It's easy to see how Richard Hytner, soon to assume command of Saatchi & Saatchi's European network, stays ahead of the game. And how good he is at doing it.
He arrives for his interview with Campaign armed with two foolscap sheets of answers to questions he reckons might come up. They are uncannily accurate.
Is the former chief executive of the Publicis agency in London going in as a Publicis Groupe "stooge" to impose the will of his patron, the Publicis chairman, Maurice Levy?
Answer: an emphatic no. "I'm not some corporate patsy. I'm very much my own man."
What has he learned from the London Business School's Sloan Masters MSc programme he's about to complete? "A lot about myself. I chose to do it as a self-inflicted kick up the arse."
Just about the only question he isn't prepared for is when he's asked whether his reputed fear of flying is true and, if so, won't it be a bit of a handicap in his capacity as European chairman for Europe, the Middle East and Africa with responsibility for some 40 offices, including Charlotte Street.
Yes, he acknowledges, he did have a flying phobia. In fact it was so bad during his time as the managing director of the then Lintas London that he forked out £120 for a day-long British Airways "fear of flying" course.
"It pretty much cured me," he says. "I also meditate twice a day which helps. It's fantastic."
The story sums up Hytner and his attitude to his professional life. Problems are there to be overcome. Failure to do so thwarts ambition and leads to frustration and inertia. No chance of that with Hytner, although what might have seemed a ruthless and disagreeable side to his character is more than counterbalanced by an uncommon decency.
Highly driven, restless and ambitious he may be. Yet he's also a natural manager of people, a firm believer in open debate and able to get the best out of those around him. Saatchis, it is generally agreed, has pulled off a coup.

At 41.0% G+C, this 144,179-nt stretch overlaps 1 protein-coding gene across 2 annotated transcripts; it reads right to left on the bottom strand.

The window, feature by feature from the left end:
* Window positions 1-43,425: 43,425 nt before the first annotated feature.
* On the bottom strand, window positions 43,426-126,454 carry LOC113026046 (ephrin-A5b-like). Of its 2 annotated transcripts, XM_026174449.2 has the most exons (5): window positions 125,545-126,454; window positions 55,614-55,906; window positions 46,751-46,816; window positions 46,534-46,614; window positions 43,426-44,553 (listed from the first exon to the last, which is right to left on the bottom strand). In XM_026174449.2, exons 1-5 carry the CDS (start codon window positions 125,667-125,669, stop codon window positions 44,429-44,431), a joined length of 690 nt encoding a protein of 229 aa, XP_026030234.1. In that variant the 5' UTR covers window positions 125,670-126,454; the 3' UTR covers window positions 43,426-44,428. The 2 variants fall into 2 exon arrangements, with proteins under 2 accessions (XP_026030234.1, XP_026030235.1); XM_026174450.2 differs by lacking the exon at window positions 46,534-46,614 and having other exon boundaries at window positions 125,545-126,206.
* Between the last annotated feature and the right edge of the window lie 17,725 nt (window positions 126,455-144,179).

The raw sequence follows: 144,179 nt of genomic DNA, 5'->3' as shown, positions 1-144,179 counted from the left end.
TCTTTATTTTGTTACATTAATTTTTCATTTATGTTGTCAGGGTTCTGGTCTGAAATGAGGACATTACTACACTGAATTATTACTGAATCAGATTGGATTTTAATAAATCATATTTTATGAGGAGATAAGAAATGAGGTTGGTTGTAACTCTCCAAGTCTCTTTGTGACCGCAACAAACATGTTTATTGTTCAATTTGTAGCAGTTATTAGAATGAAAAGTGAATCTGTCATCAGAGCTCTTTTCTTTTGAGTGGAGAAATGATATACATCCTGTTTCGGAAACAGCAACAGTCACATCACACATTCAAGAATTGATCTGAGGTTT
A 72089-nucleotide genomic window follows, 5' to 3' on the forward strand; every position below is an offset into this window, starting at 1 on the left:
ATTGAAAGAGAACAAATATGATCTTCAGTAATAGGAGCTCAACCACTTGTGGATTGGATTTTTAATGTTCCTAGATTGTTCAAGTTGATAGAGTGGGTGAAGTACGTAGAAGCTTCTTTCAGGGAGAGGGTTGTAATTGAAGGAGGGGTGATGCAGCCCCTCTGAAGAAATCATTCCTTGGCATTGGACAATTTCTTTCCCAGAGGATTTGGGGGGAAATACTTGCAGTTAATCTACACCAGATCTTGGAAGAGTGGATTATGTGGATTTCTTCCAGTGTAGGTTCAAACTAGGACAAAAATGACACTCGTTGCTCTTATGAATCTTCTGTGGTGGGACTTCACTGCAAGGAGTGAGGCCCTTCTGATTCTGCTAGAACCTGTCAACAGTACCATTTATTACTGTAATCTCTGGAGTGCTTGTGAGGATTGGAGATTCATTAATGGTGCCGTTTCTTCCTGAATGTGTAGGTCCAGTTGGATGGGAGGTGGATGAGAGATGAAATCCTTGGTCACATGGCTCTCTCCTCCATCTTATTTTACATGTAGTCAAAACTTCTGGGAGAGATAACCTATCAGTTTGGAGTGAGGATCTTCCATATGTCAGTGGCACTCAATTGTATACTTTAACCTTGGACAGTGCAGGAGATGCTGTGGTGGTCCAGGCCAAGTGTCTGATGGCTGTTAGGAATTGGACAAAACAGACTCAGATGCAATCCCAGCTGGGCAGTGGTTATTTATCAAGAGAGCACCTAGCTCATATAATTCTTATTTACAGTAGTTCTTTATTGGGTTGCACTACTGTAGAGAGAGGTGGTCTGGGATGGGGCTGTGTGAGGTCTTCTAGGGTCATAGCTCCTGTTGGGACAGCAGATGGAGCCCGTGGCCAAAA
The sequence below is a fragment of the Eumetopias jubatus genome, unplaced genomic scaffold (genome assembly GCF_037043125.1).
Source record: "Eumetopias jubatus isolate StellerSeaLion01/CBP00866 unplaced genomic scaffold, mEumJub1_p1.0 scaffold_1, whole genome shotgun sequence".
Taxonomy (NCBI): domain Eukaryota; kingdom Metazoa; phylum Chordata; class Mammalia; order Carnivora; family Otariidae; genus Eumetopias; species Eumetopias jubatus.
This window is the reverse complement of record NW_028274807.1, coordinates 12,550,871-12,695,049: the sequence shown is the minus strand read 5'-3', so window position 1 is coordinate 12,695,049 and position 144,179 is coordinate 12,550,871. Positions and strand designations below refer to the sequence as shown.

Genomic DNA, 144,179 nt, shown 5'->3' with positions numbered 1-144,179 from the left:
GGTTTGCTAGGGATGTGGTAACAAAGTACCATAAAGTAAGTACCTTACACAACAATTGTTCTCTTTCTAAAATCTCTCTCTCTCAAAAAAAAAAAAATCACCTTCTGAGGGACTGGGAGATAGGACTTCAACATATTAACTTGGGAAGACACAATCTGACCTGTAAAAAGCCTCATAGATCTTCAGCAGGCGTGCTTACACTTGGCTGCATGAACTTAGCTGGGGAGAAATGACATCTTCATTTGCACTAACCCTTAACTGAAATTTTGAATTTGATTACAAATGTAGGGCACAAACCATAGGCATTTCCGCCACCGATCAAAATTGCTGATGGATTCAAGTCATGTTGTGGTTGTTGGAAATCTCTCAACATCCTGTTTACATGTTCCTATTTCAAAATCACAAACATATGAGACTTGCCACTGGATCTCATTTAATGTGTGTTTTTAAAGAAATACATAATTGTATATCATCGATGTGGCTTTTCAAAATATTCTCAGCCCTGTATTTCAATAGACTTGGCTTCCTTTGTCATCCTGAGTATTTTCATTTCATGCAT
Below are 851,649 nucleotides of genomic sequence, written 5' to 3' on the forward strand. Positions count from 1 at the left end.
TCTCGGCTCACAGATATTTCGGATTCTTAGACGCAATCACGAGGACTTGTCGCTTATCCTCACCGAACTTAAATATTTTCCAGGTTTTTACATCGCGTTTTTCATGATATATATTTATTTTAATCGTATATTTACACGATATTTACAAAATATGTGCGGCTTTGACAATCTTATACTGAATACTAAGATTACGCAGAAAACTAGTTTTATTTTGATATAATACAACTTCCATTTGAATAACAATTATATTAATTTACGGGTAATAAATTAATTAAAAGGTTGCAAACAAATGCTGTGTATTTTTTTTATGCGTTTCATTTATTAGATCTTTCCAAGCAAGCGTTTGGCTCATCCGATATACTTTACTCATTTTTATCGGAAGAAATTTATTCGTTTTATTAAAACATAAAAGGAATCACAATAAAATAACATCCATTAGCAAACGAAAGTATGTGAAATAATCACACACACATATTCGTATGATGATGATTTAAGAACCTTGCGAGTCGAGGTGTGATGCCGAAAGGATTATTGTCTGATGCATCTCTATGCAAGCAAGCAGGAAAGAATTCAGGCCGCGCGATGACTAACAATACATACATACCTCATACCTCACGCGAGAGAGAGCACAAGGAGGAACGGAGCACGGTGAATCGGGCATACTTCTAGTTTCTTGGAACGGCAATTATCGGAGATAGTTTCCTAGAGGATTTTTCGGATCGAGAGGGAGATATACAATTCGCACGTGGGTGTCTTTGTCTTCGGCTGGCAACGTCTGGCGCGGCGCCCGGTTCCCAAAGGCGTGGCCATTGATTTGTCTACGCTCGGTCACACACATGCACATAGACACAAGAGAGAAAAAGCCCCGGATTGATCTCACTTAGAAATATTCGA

Hytner will take up his new job in September. Meanwhile there's a 22,000-word thesis to finish. The work will carry the apposite title, Parenting Creative Organisations. It distills his thinking on how most corporations destroy rather than add value to their operating companies and how the ad industry shapes up in the exploitation of its creative product compared with similar businesses such as publishing.
Not surprisingly, Hytner absolves both Levy and his new boss, the Saatchis chief executive, Kevin Roberts, from any criticism.
This is what he has to say about Levy: "He has immense class and style and there's no group chairman I'd rather work for. He's wise enough to remember why he bought Saatchis and why it continues to bring value to the owner."
And on Roberts: "I've studied cases of transformational leadership. Most fail spectacularly. Kevin's has been remarkably successful. I love Saatchis for its spirit, energy and core belief that nothing is impossible. He's a romancer of talent and I was seduced."
Indeed, Hytner, 43, likens joining Saatchis to a homecoming. He was offered the opportunity of joining 19 years ago but had qualms about hopping out of a traineeship at Benton & Bowles after only a year.
Nearly two decades on, he clearly believes the time is right. For one thing, his mind has been broadened by working with such an eclectic mix of people - from brain surgeons and diplomats to engineers - on the Sloan course.
For another, the prospect of returning to Publicis, where he had spent the previous five years, had lost its allure. The agency has risen steadily up the rankings to take the number three slot and what seems like a permanent place among the advertising powerhouses.
In short, it was sorted and Hytner's restlessness was reactivated. "I was feeling a bit too cosy," he explains. "I only got the adrenalin rush when I was leading a pitch or dealing with a crisis - and there weren't too many of those."
His arrival at Saatchis marks a renewed effort to beef up its European operation being run on a caretaker basis by Paolo Ettore in addition to his job as the head of the group's Italian operation. "Richard will help springboard Saatchis to the next level of excellence in Europe," Roberts says.
However, Roberts' predictions belie what will be a formidable task. The Saatchis European network is, at best, mid-sized. Successful operations in the UK, Italy and Germany are stark contrasts to most other key markets where top-three status has proved elusive.
Derek Bowden, a long-time occupant of the European chairmanship before becoming the chief executive of Ipswich Town Football Club, says: "Leveraging more European business into the network is not going to be easy. At the same time Hytner will have to move quickly to convince his people that he's not a Publicis implant."
Hytner certainly gives the impression he's made the mental leap already.
"Publicis will always bring a smile to my face if it continues to do well," he says. "But if we ever pitch against each other I'll be out to give it a good spanking."